I find William Upski Wimsatt's mention of both Minister Farrakhan and James Baldwin in the same article ["Wigger: Confessions of a White Wannabe," July 8] to be a somewhat misguided reflection on black/white relations in urban America.
Farrakhan's teaching "white folks should be regarded with the same suspicion as snakes: not all of them are bad, but you don't want to go around picking up snakes to try to find a good one" seems flawed at its very core.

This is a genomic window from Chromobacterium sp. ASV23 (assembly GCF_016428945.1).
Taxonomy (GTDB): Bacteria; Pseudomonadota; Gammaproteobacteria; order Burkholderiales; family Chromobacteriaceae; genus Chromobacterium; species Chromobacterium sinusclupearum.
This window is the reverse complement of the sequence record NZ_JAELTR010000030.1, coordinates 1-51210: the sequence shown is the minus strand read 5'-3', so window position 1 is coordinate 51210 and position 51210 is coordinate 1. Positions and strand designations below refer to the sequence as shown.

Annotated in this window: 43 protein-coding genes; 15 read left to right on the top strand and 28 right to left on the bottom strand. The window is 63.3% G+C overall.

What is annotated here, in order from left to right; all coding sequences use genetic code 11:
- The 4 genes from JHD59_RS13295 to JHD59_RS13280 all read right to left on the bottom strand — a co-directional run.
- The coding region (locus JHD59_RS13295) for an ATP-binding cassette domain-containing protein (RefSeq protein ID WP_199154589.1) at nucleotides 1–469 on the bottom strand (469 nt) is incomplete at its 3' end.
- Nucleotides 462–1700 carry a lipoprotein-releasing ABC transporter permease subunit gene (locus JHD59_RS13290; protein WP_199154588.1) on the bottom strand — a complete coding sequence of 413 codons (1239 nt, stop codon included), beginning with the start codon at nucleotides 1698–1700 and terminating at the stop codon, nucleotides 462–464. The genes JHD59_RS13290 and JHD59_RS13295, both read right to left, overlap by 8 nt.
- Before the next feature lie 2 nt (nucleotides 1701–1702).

James Baldwin did some of his best writing and reflecting on racial issues while living as the only black man in a small Swiss village. In some abstract way, I can see a parallel between Baldwin's Swiss experience and Wimsatt's childhood in Hyde Park.
However, if Wimsatt truly wishes to provide his readers with insight on American race issues (and tension) I suggest he read a white author, Studs Terkel, and follow his reading up with a solid course in economics. An important cultural ambassador like a "wigger" should not lose sight of his objectivity.